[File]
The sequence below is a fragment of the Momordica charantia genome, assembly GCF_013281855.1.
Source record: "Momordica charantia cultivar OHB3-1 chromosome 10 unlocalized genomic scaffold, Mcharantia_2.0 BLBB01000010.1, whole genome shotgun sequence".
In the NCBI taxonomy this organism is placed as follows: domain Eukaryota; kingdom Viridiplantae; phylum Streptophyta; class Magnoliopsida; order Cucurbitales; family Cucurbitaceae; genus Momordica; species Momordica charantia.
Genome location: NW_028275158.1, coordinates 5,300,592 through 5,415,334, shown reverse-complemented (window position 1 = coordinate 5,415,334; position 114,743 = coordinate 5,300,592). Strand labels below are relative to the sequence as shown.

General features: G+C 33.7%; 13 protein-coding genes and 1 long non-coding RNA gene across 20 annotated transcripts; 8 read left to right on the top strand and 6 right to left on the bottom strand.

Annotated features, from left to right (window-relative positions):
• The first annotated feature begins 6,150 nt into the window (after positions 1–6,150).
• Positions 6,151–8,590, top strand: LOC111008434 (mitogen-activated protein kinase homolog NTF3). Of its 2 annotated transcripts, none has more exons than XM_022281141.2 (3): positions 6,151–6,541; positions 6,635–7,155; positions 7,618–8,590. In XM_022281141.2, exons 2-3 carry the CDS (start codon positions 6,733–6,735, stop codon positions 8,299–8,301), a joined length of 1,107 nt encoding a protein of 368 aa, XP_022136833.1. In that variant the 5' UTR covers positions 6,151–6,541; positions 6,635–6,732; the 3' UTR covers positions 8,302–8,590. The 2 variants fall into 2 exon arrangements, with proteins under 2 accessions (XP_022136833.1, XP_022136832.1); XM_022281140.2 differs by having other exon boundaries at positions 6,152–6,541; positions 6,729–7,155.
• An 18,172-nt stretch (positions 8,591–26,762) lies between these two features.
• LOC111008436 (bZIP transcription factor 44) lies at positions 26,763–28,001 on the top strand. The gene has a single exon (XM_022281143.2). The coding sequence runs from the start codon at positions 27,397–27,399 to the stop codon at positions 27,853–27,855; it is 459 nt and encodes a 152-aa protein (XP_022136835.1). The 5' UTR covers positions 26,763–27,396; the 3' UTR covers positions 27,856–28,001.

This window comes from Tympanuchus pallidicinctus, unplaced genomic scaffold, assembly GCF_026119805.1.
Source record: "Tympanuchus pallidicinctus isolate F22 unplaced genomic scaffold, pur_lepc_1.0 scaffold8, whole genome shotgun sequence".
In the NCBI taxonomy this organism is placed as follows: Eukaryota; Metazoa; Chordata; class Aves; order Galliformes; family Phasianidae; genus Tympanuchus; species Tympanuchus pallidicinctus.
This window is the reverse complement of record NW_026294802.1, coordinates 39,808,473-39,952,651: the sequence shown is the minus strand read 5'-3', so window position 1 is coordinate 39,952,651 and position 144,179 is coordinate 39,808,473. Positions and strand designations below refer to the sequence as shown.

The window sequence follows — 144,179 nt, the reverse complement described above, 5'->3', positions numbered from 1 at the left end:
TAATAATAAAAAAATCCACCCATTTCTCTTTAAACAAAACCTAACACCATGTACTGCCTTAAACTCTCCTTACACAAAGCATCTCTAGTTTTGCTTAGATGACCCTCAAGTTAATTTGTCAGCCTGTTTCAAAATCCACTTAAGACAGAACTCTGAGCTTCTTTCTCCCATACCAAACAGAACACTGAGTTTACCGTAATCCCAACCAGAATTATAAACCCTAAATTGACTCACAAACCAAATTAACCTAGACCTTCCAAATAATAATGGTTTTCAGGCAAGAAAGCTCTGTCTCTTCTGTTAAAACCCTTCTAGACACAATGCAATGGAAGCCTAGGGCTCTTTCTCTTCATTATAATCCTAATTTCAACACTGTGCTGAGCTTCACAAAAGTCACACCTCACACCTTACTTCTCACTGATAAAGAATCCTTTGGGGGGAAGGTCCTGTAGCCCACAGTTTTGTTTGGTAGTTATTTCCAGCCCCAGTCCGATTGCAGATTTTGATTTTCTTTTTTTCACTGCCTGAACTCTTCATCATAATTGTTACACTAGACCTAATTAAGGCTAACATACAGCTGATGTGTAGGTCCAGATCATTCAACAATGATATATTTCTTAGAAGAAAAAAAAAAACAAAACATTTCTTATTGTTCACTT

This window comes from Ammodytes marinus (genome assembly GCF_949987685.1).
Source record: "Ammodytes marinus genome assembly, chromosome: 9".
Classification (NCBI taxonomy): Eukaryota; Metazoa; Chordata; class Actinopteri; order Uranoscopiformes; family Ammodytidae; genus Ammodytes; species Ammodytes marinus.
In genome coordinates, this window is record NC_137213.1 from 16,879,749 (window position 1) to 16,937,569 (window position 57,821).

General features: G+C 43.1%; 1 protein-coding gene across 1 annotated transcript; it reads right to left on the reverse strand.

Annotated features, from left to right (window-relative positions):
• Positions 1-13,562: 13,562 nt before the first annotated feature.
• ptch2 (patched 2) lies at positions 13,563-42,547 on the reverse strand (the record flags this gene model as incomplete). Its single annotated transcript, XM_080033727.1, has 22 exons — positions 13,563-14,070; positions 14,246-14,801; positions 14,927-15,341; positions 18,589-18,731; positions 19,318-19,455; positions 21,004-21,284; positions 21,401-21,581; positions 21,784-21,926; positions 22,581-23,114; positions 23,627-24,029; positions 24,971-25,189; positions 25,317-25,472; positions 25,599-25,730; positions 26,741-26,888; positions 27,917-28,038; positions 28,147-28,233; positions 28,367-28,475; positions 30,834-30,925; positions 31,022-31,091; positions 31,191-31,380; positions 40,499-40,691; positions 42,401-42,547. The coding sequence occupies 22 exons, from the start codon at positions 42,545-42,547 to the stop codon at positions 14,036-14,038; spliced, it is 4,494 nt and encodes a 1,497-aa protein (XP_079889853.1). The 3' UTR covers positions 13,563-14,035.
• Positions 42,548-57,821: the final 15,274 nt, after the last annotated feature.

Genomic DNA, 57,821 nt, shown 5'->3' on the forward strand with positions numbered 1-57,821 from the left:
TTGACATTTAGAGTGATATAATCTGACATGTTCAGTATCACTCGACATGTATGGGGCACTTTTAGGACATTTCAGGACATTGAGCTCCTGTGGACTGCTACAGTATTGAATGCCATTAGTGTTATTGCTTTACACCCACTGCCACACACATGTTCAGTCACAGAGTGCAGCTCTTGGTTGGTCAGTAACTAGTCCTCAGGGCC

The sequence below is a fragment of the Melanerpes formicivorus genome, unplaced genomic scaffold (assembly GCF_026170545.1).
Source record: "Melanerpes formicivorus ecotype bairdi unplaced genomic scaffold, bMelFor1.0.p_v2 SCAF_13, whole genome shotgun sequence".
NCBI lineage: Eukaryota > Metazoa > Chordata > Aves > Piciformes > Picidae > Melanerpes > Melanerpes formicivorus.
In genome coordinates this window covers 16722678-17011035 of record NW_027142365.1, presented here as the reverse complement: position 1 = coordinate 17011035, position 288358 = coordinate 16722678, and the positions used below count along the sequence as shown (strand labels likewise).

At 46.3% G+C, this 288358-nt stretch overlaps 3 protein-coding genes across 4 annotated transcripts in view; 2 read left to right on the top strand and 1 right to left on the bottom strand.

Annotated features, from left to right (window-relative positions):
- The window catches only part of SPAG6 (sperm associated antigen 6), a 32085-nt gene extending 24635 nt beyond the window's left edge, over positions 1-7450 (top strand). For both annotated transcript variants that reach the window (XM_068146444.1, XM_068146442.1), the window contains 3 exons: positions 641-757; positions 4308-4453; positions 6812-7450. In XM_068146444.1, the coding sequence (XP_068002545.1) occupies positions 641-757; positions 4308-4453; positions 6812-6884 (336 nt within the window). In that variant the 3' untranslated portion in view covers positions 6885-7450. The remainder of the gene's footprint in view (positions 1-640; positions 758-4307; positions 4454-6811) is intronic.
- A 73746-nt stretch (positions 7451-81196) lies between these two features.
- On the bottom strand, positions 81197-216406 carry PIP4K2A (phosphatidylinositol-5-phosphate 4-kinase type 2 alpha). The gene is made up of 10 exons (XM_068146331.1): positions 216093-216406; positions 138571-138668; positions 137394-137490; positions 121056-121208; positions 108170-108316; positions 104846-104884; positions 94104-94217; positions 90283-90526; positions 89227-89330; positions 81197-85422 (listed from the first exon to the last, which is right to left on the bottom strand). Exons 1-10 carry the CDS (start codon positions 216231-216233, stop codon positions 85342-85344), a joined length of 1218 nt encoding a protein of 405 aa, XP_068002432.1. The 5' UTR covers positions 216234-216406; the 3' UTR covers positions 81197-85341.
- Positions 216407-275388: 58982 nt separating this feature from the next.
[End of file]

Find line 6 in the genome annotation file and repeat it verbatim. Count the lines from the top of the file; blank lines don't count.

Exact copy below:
Annotated features, from left to right (window-relative positions):